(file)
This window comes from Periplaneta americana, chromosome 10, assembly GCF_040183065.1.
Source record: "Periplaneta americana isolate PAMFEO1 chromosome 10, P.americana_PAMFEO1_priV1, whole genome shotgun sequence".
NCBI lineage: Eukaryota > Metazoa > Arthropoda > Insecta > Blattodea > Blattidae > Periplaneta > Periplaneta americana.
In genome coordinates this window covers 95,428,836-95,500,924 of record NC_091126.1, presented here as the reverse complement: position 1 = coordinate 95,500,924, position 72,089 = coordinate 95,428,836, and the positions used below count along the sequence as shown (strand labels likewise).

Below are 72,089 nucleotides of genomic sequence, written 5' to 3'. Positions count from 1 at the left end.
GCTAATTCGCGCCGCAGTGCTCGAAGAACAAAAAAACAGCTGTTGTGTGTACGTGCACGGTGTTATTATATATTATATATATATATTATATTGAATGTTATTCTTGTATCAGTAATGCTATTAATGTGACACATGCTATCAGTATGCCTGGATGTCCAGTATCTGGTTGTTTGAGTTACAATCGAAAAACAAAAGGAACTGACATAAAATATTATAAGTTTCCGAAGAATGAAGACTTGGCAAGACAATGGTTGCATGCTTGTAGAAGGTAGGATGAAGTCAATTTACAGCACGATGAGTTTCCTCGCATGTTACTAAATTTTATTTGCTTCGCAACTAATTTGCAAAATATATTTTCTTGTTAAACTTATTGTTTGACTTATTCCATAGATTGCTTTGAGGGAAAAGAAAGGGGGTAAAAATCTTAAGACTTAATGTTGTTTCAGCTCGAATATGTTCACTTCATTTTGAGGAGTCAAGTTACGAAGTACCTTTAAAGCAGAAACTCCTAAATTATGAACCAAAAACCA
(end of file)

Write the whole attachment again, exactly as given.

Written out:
This window comes from Periplaneta americana, chromosome 10, assembly GCF_040183065.1.
Source record: "Periplaneta americana isolate PAMFEO1 chromosome 10, P.americana_PAMFEO1_priV1, whole genome shotgun sequence".
NCBI lineage: Eukaryota > Metazoa > Arthropoda > Insecta > Blattodea > Blattidae > Periplaneta > Periplaneta americana.
In genome coordinates this window covers 95,428,836-95,500,924 of record NC_091126.1, presented here as the reverse complement: position 1 = coordinate 95,500,924, position 72,089 = coordinate 95,428,836, and the positions used below count along the sequence as shown (strand labels likewise).

Below are 72,089 nucleotides of genomic sequence, written 5' to 3'. Positions count from 1 at the left end.
GCTAATTCGCGCCGCAGTGCTCGAAGAACAAAAAAACAGCTGTTGTGTGTACGTGCACGGTGTTATTATATATTATATATATATATTATATTGAATGTTATTCTTGTATCAGTAATGCTATTAATGTGACACATGCTATCAGTATGCCTGGATGTCCAGTATCTGGTTGTTTGAGTTACAATCGAAAAACAAAAGGAACTGACATAAAATATTATAAGTTTCCGAAGAATGAAGACTTGGCAAGACAATGGTTGCATGCTTGTAGAAGGTAGGATGAAGTCAATTTACAGCACGATGAGTTTCCTCGCATGTTACTAAATTTTATTTGCTTCGCAACTAATTTGCAAAATATATTTTCTTGTTAAACTTATTGTTTGACTTATTCCATAGATTGCTTTGAGGGAAAAGAAAGGGGGTAAAAATCTTAAGACTTAATGTTGTTTCAGCTCGAATATGTTCACTTCATTTTGAGGAGTCAAGTTACGAAGTACCTTTAAAGCAGAAACTCCTAAATTATGAACCAAAAACCA